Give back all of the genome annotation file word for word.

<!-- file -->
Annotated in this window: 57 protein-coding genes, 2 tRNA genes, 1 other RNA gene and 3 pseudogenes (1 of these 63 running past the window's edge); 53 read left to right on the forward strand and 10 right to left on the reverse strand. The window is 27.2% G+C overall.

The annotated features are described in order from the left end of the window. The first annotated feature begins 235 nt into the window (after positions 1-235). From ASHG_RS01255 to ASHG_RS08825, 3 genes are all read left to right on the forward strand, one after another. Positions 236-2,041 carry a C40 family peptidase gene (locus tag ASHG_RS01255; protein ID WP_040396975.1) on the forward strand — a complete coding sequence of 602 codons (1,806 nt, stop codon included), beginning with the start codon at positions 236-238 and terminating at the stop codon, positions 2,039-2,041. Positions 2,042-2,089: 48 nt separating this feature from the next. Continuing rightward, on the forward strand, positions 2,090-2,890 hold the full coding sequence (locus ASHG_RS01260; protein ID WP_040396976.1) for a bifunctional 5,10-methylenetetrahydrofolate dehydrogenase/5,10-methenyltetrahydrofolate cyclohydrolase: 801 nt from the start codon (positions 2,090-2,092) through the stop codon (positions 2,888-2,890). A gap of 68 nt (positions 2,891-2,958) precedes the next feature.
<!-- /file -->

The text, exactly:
Annotated in this window: 57 protein-coding genes, 2 tRNA genes, 1 other RNA gene and 3 pseudogenes (1 of these 63 running past the window's edge); 53 read left to right on the forward strand and 10 right to left on the reverse strand. The window is 27.2% G+C overall.

The annotated features are described in order from the left end of the window. The first annotated feature begins 235 nt into the window (after positions 1-235). From ASHG_RS01255 to ASHG_RS08825, 3 genes are all read left to right on the forward strand, one after another. Positions 236-2,041 carry a C40 family peptidase gene (locus tag ASHG_RS01255; protein ID WP_040396975.1) on the forward strand — a complete coding sequence of 602 codons (1,806 nt, stop codon included), beginning with the start codon at positions 236-238 and terminating at the stop codon, positions 2,039-2,041. Positions 2,042-2,089: 48 nt separating this feature from the next. Continuing rightward, on the forward strand, positions 2,090-2,890 hold the full coding sequence (locus ASHG_RS01260; protein ID WP_040396976.1) for a bifunctional 5,10-methylenetetrahydrofolate dehydrogenase/5,10-methenyltetrahydrofolate cyclohydrolase: 801 nt from the start codon (positions 2,090-2,092) through the stop codon (positions 2,888-2,890). A gap of 68 nt (positions 2,891-2,958) precedes the next feature.